New Delhi: The telecom department should quickly release spectrum for research and development (R&D) of fifth-generation, or 5G, networks and set up labs to showcase potential uses to industry, a government panel set up to provide a road map for 5G deployment has suggested.

The committee will submit its report to the government in August. 5G networks will be significantly faster and more reliable than the most advanced 4G network and will support connection of many more devices simultaneously than is possible now.

“In the past, India’s spectrum release has always been small, especially compared to the US. For 5G, our spectrum release will be more than many countries which will bring long-term benefits. Making available spectrum early will also enable the growth of manufacturing capability here," said A. Paulraj, chairman of the steering committee on 5G deployment.

Paulraj, professor emeritus at Stanford University, is also a member of the high-level forum, chaired by telecom secretary Aruna Sundararajan, which was set up in September to approve the road map to roll out 5G by 2020. There are multiple steering committees under the forum.

The committee has also suggested that the government announce the 700 MHz, 3.5 GHz, 24 GHz and 28 GHz bands as 5G bands and allow for research trials.

“The committee has suggested that the government release 405 MHz spectrum in the sub-1 GHz band, around 300 MHz spectrum in the 3.5 GHz band and 5.25 GHz spectrum in the higher frequency bands for 5G," a DoT official said, requesting anonymity.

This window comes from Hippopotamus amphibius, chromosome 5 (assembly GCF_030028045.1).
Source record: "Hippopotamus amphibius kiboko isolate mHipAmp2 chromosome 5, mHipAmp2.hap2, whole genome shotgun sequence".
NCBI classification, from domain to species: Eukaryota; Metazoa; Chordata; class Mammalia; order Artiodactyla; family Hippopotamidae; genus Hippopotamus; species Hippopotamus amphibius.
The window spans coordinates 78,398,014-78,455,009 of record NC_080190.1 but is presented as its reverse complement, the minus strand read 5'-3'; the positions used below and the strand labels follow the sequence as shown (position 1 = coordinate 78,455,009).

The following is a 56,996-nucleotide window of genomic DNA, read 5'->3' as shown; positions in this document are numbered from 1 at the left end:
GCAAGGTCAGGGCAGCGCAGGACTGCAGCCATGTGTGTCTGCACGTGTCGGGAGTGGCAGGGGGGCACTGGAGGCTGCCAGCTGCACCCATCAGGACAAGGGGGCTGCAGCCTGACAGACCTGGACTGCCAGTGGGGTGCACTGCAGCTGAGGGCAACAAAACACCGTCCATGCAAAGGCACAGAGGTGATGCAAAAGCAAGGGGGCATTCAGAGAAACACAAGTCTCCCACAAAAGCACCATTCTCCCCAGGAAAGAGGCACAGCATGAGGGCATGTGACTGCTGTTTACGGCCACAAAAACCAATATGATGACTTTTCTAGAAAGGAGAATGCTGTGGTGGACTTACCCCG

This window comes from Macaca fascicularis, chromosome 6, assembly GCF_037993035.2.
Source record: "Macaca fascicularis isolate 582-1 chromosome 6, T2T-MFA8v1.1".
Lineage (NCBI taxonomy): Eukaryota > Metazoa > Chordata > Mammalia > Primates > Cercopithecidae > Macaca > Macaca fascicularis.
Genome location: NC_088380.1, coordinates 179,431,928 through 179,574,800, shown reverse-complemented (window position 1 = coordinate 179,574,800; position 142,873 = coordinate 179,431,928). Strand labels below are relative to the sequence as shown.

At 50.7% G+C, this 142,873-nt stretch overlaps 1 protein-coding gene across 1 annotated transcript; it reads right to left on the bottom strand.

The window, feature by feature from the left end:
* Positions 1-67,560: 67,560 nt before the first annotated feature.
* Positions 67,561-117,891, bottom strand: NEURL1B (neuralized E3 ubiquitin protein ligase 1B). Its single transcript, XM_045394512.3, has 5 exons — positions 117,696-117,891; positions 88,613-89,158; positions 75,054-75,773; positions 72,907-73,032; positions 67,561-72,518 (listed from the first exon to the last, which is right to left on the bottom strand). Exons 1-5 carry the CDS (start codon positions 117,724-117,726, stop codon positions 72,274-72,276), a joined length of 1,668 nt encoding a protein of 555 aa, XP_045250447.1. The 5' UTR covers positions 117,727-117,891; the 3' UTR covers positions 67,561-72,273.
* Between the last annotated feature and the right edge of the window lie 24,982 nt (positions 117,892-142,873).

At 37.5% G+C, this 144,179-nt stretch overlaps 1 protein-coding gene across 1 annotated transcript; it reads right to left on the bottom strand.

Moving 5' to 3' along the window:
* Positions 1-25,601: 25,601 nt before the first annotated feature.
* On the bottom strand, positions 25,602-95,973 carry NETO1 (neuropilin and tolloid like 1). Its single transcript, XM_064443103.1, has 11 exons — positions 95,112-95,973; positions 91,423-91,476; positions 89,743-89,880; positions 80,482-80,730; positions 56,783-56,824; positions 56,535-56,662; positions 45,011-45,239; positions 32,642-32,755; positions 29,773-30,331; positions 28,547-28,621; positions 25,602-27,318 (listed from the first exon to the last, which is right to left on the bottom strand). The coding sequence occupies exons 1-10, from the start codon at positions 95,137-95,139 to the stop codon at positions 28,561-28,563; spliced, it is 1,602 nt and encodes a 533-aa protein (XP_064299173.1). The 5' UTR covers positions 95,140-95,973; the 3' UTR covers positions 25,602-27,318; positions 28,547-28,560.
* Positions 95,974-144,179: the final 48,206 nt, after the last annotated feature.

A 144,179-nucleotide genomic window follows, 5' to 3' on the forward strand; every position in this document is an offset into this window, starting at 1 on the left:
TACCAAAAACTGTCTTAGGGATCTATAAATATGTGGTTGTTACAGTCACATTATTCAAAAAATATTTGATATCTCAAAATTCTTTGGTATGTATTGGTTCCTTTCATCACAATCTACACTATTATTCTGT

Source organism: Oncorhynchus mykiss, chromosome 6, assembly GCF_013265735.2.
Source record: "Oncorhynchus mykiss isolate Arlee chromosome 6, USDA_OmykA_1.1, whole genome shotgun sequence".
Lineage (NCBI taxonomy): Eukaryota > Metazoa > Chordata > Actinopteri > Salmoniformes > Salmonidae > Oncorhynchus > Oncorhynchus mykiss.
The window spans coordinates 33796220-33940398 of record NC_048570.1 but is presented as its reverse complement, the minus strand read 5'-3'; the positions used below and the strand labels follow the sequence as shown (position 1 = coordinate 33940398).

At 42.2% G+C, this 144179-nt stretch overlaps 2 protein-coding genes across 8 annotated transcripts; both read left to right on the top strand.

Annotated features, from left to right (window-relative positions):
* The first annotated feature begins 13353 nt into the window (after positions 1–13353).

It has also suggested the telecom department identify 600 MHz, 1.4 GHz, 30 GHz, 31 GHz and 37 GHz as 5G bands.

“We will also set up 5G use case labs. We want to generate demand for 5G by spreading knowledge of what it can do. For use case labs, we will focus on 6-7 verticals, starting with banking. The banking lab will be set up in Hyderabad soon. We will help them do trials and may also offer financial support. Other labs will focus on railways, agriculture, manufacturing, health, smart village, power, etc," he said.

Companies in India say they have little appetite for spectrum purchase currently as they are battling the pressure of low tariffs and falling revenue streams after the entry of Reliance Jio Infocomm Ltd, which disrupted the telecom sector in September 2016 with cheap data and free voice calls.

“Operators need to deploy and it has to be profitable for them to deploy 5G. So, spectrum pricing must understand all these dimensions. Operators should be able to make viable business out of it. Lower bands must be priced higher. Upper bands need more infrastructure and it is costlier to deploy so they must be priced lower," Paulraj said.

In August, the committee will submit the report on the road map for deployment and will then start working on other focus areas such as building design and manufacturing capacity locally.

A primary goal of the high-level forum is creating a globally competitive product development and manufacturing ecosystem targeting 50% of India market and 10% of global market over the next 5 to 7 years.